But the engineering guys were proud of their car. Just once, they said, let’s see one in the sunlight with the emblems. And so they did. Unfortunately, this was the same day that some functionaries from the EPA happened to be on site for an emissions spot-test of pre-production 1972 models. And one of them happened to be a car nut. “Whoa, what’s that. You guys building a new R/T?” And that, ladies and gentlemen, was that. Hell descended on Chrysler engineering that day. Lynn Townsend himself strode angrily into the office, informing everyone there that if the Company lost a single unit of production before the end of the month, there would be hell to pay.
The program was scrapped, cars were crushed and people were fired. Miraculously not Edler. Chrysler’s personnel records, having just been transferred to a new record keeping system, had been completely corrupted, and Edler’s background on the performance team was among the lost information. Nobody in management figured that a lowly tailgate engineer could possibly have anything to do with a project like this. Chrysler engineering’s spirit was crushed that day, and their results for the rest of the decade showed it.
Fortune would have one last laugh, however. Edler had driven one of the four cars home the night before the disaster. And wouldn’t you know, when it was time for work the next morning, the thing wouldn’t start. It would later turn out to be a simple ballast resistor. But Edler had used up his supply of spares and drove the wife’s Dart to work that day. With no paper trail, the Feds assumed that there were only three cars, because everybody does things in threes. And in Loren I. Edler’s garage, the lone Coronet Crestwood R/T would reside until Edler’s death in 2003.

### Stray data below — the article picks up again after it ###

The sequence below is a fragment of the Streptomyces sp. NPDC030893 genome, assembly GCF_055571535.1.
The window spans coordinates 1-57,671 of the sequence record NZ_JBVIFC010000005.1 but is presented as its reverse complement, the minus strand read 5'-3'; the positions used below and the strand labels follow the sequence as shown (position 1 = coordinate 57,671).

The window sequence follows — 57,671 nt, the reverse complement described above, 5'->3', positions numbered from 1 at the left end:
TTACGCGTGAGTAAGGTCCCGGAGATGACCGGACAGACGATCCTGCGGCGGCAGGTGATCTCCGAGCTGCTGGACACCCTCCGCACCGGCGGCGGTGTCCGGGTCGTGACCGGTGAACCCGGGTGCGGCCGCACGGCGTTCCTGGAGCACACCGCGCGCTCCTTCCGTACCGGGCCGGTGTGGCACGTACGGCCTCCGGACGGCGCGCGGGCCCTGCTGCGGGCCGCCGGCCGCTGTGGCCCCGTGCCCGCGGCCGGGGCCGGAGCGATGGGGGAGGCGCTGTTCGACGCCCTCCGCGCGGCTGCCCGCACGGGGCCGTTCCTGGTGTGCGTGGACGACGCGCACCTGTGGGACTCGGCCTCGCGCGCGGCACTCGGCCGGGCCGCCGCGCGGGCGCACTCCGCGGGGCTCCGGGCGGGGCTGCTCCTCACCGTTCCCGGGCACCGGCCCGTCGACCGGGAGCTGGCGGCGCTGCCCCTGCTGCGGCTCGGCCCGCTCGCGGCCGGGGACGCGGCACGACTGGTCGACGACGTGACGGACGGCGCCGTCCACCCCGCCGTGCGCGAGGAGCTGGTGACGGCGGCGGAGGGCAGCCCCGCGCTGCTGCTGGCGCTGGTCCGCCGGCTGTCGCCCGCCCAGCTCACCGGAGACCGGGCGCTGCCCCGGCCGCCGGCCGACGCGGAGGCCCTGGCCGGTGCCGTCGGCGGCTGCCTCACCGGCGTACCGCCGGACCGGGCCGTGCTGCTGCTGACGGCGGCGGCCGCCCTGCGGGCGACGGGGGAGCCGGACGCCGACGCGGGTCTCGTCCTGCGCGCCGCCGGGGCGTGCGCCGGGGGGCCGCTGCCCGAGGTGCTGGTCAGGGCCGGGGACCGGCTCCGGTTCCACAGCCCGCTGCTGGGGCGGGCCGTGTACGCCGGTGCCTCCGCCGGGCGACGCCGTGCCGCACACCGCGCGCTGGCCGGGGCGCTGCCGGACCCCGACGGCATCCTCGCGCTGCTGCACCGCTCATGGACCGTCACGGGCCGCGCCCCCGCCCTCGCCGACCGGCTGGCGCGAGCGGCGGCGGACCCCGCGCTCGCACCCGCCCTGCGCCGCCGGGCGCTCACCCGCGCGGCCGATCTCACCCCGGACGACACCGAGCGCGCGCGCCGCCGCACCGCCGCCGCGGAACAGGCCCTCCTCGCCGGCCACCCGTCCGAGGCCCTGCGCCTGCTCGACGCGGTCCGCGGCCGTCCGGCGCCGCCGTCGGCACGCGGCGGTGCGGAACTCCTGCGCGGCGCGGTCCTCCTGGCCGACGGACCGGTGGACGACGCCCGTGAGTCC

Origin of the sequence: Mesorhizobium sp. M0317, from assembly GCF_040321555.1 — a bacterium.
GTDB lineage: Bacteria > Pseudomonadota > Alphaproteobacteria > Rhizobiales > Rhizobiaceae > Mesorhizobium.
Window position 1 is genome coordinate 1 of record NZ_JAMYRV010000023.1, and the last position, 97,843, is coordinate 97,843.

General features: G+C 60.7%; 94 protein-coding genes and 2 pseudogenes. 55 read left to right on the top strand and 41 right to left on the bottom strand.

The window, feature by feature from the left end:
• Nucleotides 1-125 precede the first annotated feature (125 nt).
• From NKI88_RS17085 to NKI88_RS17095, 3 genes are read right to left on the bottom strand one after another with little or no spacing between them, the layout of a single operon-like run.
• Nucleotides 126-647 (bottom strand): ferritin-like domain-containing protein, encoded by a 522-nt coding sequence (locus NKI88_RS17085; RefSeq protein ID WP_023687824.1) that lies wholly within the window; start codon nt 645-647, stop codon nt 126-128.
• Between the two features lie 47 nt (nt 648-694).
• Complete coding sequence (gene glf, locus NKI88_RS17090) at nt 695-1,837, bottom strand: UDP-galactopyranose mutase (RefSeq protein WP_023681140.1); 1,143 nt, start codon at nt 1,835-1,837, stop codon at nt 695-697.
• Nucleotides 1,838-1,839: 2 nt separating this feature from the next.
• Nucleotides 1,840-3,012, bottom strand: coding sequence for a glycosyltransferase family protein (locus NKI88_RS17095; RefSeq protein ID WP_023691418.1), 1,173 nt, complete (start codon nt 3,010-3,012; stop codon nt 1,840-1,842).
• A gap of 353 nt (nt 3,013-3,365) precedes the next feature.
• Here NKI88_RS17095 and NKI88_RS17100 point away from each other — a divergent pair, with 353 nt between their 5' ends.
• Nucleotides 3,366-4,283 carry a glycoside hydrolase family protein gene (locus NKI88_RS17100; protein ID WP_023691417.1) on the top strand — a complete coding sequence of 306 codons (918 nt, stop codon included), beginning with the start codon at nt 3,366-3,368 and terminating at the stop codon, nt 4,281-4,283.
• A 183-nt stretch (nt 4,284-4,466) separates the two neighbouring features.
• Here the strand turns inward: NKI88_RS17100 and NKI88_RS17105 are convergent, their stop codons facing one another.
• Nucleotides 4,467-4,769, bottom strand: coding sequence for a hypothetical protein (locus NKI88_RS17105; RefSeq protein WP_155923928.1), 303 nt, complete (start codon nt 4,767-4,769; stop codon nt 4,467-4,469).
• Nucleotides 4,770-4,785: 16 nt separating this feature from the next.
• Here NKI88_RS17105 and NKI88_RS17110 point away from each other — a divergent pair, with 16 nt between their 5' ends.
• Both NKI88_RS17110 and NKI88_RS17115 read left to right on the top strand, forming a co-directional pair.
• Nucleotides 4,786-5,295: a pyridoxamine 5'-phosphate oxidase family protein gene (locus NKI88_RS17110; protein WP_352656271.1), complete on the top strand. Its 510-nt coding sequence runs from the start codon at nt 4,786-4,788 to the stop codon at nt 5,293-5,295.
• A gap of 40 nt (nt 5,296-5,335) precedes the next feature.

The car was eventually auctioned as part of the Edler estate. The present owner bought the car. He turned out to be the only bidder. After all, who else would want a gold wood-paneled wagon with green interior? It was only after getting the car home that he went through the glovebox and found the R/T emblems. It took two years of research, but the owner (who chooses to remain anonymous) followed the clues and can now tell the story which we have just shared with you. He has carefully fastened those rare, original emblems to the front fenders, right where they were supposed to be. At car shows, people point at the R/T emblems on that wagon and laugh. The owner just keeps quiet and smiles. Which we trust you will do too.